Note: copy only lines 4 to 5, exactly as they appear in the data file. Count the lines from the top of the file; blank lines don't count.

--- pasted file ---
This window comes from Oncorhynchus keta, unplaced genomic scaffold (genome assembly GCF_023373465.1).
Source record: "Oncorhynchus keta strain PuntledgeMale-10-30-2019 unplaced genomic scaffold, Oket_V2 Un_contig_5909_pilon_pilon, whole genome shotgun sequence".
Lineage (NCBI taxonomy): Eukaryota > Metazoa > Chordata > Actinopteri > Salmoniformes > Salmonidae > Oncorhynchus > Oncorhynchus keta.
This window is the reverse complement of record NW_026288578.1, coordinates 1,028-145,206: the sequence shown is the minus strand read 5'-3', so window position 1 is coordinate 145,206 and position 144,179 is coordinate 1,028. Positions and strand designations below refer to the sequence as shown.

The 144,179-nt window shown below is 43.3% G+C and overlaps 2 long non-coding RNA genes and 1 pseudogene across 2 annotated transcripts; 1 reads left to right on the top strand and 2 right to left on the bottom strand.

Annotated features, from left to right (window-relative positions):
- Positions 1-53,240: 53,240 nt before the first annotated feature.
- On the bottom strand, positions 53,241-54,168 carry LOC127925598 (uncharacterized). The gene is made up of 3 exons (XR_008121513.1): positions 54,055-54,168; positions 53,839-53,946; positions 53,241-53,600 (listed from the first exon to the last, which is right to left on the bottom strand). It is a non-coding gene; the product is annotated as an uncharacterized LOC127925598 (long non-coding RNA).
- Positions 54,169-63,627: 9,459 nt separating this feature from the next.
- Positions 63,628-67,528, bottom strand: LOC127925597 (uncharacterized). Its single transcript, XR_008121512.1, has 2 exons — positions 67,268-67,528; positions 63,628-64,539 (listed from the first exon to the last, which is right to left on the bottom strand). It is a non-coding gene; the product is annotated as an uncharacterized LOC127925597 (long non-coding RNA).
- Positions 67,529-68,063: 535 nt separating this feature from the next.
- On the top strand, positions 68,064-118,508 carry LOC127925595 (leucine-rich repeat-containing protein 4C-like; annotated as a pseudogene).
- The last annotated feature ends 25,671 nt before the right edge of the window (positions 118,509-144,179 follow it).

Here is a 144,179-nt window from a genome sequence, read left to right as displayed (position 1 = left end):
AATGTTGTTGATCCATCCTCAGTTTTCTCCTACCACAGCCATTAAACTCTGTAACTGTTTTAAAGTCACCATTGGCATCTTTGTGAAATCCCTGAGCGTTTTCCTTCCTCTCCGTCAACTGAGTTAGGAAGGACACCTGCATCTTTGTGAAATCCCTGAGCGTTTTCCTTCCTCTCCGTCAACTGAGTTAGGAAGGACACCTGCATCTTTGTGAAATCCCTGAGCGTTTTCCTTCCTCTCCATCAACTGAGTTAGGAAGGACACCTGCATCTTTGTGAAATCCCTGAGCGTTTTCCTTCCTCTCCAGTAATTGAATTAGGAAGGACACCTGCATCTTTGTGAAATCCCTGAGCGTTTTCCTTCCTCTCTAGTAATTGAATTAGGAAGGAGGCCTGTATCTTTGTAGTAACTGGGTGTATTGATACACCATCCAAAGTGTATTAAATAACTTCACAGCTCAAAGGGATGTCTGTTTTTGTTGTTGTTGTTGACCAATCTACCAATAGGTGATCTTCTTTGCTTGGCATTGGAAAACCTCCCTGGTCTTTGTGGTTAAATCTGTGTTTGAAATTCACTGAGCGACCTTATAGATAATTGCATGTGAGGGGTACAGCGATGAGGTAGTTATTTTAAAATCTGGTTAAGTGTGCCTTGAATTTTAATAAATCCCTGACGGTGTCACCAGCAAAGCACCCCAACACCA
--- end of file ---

This window is the reverse complement of record NW_026288578.1, coordinates 1,028-145,206: the sequence shown is the minus strand read 5'-3', so window position 1 is coordinate 145,206 and position 144,179 is coordinate 1,028. Positions and strand designations below refer to the sequence as shown.

The 144,179-nt window shown below is 43.3% G+C and overlaps 2 long non-coding RNA genes and 1 pseudogene across 2 annotated transcripts; 1 reads left to right on the top strand and 2 right to left on the bottom strand.